4. excellent; you are totally on the right track. i started with martial arts quite a few years ago. that created interest in taoism and buddhism. in all religions the better practice is the esoteric rather than the popular/exoteric version, i found. when you look deeply into the esoterica you find that all of the practices are geared toward helping the student cleanse and “perfect” his/her internal energy system. that’s the portion of each human that the acupuncturist works with to aid healing. once that system has been seriously ‘improved’ the person’s internal energy–chi, will become balanced and flow freely. this state is highly desirable . it keeps you healthy, happy, energetic and youthful, and, thus, helps to keep you “better connected to the tao”. this approach has been effective for many thousands of years. so, what are typical practices? classically, martial arts, both hard and soft: shaolin, tai chi, as well as chi kung, reiki, yoga, meditation, etc. but the crucial consideration is making sure that whatever is chosen, a main focus is chi development. i say this because alot of martial arts schools only teach the outer, physical side of things. the true art must concern itself with both inner and outer. esoteric taoism does concern itself with crystals and magic. but, that doesn’t mean you have to if that’s not to your liking. i have worked with both, and when your intent is wholesome, definite benefits arise. a simple approach here is to google: esoteric taoism, and follow your intuition. some resources that i found helpful are the book, the shamballa guide to taoism; and on the magical side, the book: teachings of taoist master chuang, by m.saso. there really is so much available on line and by checking out your local bookstore. do the same for buddhism, especially tibetan. and shinto, once again the esoteric version, is quite potent as well. research carefully, dedicate yourself to your chosen practices, and be diligent. you will never regret it. also of interest to you might be http://www.sahajayoga.com–an online experience of highest quality chi from an east indian practice. and, read *the complete idiot’s guide to toltec wisdom*. that will help you to understand what role the mind plays for either helping or hindering your chi development. and, the site http://www.starchildascension.org might be of interest. best of luck—“mystery within mystery, the gateway to all understanding”( tao te ching)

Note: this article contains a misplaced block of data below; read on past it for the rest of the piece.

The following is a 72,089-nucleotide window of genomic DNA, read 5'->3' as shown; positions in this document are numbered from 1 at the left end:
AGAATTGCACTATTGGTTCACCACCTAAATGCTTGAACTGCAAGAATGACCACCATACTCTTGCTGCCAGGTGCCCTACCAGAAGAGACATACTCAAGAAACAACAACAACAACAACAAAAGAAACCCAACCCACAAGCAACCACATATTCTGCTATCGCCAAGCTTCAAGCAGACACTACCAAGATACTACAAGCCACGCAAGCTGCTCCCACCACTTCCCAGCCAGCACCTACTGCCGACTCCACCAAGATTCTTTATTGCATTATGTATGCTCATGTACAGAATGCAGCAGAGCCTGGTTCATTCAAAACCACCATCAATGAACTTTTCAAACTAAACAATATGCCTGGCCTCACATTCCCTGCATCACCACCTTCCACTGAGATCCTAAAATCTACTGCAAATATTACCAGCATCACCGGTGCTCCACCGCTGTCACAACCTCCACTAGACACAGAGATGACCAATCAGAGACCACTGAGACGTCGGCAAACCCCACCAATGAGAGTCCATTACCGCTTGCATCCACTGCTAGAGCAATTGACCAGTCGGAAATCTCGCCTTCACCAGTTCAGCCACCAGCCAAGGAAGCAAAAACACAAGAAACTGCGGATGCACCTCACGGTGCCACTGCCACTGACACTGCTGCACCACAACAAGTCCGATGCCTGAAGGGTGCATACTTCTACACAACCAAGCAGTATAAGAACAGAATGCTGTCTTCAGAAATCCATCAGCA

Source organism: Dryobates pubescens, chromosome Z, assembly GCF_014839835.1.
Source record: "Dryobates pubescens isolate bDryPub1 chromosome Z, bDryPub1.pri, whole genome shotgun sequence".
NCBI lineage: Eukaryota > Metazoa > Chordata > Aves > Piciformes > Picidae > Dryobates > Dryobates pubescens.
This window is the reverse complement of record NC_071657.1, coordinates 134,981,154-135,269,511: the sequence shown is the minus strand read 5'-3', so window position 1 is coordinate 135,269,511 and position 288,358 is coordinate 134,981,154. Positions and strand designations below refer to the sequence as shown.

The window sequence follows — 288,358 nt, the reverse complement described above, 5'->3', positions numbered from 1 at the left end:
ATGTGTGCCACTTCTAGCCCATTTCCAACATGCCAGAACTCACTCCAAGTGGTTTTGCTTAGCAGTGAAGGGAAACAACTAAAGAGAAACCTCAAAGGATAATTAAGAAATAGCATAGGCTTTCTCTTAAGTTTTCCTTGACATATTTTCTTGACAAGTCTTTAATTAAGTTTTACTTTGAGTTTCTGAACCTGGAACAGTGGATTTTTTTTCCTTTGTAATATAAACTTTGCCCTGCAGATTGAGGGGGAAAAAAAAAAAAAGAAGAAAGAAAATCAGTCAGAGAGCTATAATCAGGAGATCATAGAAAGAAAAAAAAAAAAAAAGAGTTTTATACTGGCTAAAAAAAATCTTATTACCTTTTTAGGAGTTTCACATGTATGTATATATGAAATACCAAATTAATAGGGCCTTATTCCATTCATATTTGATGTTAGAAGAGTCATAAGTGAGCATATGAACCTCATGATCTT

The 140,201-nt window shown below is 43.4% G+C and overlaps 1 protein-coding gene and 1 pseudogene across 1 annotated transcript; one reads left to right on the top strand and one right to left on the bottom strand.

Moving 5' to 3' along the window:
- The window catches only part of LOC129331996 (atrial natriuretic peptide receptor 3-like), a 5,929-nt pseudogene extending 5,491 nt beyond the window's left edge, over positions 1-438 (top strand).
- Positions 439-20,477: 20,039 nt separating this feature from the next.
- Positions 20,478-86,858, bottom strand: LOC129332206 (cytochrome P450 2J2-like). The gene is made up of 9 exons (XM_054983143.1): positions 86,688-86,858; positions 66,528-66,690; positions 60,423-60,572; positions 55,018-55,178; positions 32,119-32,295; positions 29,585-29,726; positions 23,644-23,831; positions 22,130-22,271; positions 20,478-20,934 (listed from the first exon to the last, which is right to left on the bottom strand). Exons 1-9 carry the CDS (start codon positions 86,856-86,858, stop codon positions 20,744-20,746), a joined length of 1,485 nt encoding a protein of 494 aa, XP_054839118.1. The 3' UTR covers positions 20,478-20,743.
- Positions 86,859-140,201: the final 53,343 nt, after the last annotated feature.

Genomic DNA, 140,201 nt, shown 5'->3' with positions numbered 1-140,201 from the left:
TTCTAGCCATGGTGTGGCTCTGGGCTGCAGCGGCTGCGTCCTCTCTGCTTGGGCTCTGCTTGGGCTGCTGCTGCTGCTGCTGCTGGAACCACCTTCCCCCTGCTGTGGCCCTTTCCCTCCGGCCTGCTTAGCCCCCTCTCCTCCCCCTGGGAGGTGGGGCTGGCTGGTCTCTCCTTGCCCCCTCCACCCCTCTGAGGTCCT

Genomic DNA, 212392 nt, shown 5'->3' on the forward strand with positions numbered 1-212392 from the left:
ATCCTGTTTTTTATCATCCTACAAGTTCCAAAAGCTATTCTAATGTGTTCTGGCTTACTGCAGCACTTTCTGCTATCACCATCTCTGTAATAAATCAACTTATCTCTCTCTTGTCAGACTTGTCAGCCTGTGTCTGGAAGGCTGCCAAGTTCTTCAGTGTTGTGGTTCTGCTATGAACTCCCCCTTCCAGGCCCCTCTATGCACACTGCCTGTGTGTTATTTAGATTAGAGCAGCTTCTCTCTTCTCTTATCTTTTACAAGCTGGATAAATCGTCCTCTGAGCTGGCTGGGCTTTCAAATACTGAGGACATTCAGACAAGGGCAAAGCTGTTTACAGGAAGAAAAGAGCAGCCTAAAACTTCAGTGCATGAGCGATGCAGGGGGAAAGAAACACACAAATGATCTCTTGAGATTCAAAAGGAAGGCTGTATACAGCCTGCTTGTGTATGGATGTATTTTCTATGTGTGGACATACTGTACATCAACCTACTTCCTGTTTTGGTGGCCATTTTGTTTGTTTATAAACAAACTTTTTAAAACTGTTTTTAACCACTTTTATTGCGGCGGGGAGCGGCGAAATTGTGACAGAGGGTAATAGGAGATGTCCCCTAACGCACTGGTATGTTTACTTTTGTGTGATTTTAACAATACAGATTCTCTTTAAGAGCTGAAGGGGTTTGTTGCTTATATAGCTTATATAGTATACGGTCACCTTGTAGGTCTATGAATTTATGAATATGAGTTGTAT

5. Have you ever heard the exoression :A journey of a thousand miles begins with a single step?” That comes from the Tao Te Ching (pronounced ‘dow-de-ging’), a book attributed to a Chinese sage named Lao Tzu (also Lao Tse). He was a contemporary of Confucius. The Tao Te Ching is not a ‘holy’ book… it has nothing to do with gods, spirits, martial arts, etc. It is basically a way of looking at the universe… or, perhaps more properly, experiencing it. It is more philosophical than religious… it is essentially a ‘paradigm’.